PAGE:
George W. Bush, who can’t decide whether or not we can win the war on terror, says the Taliban “is no longer in existence.”
“The Taliban is no longer in existence.”
You don’t have to believe me; the President said it himself.
Now that’s what I call optimism; not only does he imagine good things that might happen in the future, he imagines good things as actually existing in the present.
What’s strange is that the non-existent Taliban has enjoyed such a resurgence that Karzai is being forced to negotiate with them.
How much longer is this severely delusional character going to remain in power?
Either four months, or four months and four more long years.
It’s up to you.
Author: Mark Kleiman
Professor of Public Policy at the NYU Marron Institute for Urban Management and editor of the Journal of Drug Policy Analysis. Teaches about the methods of policy analysis about drug abuse control and crime control policy, working out the implications of two principles: that swift and certain sanctions don't have to be severe to be effective, and that well-designed threats usually don't have to be carried out.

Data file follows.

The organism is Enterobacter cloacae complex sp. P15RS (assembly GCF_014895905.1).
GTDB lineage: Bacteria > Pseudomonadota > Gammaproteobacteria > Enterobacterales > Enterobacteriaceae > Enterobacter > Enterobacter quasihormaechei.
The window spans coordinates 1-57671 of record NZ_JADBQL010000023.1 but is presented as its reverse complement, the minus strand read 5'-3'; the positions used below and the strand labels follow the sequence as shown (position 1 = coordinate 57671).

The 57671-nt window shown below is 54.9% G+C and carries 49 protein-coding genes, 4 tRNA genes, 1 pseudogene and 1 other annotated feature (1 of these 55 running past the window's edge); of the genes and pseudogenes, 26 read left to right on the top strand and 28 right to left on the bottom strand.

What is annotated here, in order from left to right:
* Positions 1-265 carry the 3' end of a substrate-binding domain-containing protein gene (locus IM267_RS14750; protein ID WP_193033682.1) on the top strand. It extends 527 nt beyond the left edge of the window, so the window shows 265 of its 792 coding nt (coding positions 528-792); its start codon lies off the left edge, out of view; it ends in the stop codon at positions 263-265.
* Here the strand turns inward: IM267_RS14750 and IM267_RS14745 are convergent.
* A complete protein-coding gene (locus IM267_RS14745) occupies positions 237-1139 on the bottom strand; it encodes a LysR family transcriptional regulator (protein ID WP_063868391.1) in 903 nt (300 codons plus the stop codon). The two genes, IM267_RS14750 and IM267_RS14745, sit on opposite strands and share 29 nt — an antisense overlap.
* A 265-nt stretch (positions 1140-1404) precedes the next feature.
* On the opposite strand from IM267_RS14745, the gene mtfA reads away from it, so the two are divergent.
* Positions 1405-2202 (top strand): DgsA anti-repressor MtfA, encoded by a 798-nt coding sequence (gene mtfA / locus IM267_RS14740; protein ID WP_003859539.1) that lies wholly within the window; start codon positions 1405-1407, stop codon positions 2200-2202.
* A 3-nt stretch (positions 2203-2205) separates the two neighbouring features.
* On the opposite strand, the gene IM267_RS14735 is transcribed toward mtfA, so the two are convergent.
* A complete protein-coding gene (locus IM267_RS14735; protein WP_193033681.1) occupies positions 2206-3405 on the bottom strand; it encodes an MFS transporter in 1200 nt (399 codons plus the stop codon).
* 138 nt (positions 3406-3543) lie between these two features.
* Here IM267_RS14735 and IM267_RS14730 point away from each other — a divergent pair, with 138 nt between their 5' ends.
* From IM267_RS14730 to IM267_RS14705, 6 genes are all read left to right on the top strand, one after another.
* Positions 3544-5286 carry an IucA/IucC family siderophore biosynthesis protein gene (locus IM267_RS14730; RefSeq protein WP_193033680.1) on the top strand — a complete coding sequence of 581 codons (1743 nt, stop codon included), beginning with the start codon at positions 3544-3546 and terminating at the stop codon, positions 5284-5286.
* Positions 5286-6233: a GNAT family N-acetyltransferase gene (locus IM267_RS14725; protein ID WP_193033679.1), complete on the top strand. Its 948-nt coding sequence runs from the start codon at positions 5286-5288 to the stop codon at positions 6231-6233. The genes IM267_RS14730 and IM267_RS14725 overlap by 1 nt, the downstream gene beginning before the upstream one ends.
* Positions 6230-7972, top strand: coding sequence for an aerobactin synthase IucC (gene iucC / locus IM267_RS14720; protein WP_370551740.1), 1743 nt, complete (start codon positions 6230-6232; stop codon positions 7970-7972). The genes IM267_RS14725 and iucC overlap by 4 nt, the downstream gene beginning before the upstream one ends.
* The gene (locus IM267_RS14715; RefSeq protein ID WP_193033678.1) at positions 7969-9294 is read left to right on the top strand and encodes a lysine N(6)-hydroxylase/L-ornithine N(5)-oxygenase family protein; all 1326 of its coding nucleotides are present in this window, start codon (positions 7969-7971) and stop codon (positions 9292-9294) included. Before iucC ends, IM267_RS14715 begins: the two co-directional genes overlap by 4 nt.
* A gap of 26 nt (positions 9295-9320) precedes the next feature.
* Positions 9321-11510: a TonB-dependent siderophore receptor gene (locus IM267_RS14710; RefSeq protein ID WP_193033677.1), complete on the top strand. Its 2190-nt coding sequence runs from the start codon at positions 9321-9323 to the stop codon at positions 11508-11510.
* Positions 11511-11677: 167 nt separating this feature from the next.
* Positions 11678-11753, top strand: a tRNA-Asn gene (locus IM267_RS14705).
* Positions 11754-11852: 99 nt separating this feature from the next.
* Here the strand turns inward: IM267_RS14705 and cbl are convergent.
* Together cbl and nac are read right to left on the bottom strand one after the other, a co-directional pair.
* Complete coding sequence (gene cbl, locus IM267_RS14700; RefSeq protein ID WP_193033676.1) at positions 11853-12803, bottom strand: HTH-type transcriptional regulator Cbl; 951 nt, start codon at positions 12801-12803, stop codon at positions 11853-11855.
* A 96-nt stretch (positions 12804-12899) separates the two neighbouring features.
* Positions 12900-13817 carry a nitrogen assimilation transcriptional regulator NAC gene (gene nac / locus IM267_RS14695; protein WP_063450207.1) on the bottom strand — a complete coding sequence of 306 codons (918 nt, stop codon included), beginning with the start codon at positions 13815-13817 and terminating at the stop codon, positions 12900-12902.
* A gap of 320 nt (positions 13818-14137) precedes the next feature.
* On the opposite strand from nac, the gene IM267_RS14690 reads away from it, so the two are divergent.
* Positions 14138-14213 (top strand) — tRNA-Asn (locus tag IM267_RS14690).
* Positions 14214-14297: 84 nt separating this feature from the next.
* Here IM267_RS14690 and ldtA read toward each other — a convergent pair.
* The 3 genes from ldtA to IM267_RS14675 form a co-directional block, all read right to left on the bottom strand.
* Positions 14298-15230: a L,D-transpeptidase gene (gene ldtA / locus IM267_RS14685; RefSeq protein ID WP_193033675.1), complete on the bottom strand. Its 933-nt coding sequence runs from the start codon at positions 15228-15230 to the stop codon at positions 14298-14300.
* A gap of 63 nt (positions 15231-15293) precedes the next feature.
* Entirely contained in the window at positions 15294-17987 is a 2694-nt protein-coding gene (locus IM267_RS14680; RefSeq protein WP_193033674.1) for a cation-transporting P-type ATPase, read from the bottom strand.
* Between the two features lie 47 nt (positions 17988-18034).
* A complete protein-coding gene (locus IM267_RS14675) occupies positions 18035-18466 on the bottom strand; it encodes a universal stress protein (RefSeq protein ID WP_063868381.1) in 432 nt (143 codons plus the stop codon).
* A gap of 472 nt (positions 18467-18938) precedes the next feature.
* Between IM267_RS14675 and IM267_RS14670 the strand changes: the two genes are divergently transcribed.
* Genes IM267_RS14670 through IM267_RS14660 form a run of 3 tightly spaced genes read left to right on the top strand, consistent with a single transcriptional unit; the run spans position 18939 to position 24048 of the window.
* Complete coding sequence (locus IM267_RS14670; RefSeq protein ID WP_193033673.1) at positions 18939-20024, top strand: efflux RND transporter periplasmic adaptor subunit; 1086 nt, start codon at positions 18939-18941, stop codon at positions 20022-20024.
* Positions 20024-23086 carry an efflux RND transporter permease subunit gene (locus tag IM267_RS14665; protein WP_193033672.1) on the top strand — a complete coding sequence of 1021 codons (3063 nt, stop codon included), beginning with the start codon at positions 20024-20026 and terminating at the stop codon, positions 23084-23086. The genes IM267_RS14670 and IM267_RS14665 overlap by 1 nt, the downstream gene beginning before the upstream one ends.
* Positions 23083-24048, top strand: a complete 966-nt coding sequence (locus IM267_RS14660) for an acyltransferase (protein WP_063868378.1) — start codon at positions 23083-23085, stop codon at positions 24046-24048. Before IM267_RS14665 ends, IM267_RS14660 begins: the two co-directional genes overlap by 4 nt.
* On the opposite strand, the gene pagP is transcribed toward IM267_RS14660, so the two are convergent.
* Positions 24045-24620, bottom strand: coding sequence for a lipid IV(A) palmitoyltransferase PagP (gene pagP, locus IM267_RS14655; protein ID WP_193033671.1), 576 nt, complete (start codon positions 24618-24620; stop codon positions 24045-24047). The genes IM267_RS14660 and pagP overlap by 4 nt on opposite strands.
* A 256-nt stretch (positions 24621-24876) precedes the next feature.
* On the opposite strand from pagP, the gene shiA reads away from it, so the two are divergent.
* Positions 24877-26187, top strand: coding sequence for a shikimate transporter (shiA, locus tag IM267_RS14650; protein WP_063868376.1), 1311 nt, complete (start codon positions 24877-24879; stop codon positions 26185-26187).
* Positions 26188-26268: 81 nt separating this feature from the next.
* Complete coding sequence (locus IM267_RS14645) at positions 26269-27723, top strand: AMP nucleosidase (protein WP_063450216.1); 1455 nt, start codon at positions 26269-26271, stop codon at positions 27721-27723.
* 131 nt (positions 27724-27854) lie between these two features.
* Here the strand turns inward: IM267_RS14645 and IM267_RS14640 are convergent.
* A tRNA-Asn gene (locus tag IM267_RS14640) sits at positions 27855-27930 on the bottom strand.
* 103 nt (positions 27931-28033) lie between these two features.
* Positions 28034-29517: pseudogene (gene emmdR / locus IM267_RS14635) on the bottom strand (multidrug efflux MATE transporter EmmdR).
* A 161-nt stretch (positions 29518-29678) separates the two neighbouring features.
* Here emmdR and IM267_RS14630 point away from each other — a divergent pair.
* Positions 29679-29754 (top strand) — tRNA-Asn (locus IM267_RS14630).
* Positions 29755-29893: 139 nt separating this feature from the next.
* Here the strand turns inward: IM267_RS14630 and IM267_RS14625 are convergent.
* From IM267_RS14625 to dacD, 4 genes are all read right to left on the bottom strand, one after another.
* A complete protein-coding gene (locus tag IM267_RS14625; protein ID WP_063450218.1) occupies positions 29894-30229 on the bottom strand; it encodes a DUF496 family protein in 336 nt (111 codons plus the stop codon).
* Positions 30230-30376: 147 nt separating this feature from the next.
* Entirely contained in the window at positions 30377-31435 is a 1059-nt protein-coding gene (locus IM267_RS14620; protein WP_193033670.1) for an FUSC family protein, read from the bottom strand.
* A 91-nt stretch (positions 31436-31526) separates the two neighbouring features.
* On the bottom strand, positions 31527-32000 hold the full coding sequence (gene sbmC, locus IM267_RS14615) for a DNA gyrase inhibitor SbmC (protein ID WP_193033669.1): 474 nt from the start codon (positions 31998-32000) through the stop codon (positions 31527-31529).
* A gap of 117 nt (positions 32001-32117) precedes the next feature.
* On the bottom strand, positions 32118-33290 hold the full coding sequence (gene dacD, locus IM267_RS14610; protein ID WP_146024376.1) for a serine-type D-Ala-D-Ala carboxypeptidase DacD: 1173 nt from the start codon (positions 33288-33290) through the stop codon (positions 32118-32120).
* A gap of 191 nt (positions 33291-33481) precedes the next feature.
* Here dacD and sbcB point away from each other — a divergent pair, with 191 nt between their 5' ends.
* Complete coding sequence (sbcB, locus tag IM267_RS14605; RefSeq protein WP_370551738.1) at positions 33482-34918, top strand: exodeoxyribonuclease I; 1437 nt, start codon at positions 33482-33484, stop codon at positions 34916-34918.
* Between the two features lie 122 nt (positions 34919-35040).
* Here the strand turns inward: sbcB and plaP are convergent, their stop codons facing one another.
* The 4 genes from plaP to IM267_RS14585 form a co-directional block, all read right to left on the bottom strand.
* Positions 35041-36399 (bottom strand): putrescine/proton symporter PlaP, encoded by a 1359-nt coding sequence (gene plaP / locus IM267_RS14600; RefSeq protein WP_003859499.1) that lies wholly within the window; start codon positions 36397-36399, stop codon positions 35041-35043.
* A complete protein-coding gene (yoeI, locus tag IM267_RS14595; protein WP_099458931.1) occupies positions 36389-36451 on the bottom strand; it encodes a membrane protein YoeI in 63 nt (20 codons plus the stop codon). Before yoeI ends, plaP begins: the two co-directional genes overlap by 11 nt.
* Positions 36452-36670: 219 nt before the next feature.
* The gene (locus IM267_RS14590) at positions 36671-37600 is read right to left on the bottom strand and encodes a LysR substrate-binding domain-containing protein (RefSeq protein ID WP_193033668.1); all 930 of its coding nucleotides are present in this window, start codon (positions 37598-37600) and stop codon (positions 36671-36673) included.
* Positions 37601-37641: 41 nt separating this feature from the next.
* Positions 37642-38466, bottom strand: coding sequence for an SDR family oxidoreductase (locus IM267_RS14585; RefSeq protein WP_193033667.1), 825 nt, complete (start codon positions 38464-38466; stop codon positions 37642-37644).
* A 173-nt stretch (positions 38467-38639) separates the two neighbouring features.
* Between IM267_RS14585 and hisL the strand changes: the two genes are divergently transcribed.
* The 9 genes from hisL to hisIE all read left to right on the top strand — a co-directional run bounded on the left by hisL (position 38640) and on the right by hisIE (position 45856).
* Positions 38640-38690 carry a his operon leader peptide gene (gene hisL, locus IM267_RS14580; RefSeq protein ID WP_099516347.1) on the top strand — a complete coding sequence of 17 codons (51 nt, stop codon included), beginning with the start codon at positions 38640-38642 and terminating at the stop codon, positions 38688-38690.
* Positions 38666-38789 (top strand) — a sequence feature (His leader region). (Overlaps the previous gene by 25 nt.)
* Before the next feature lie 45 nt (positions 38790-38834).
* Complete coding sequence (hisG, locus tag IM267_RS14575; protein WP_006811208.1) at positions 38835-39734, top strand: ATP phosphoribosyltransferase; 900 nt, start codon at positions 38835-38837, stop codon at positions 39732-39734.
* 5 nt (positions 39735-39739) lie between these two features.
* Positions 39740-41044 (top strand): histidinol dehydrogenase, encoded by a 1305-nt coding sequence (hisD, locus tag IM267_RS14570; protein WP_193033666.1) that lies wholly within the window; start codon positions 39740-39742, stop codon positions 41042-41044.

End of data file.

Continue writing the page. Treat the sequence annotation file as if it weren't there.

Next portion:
Drugs and Drug Policy: What Everyone Needs to Know (with Jonathan Caulkins and Angela Hawken)
When Brute Force Fails: How to Have Less Crime and Less Punishment (Princeton, 2009; named one of the "books of the year" by The Economist
Against Excess: Drug Policy for Results (Basic, 1993)
Marijuana: Costs of Abuse, Costs of Control (Greenwood, 1989)
View all posts by Mark Kleiman
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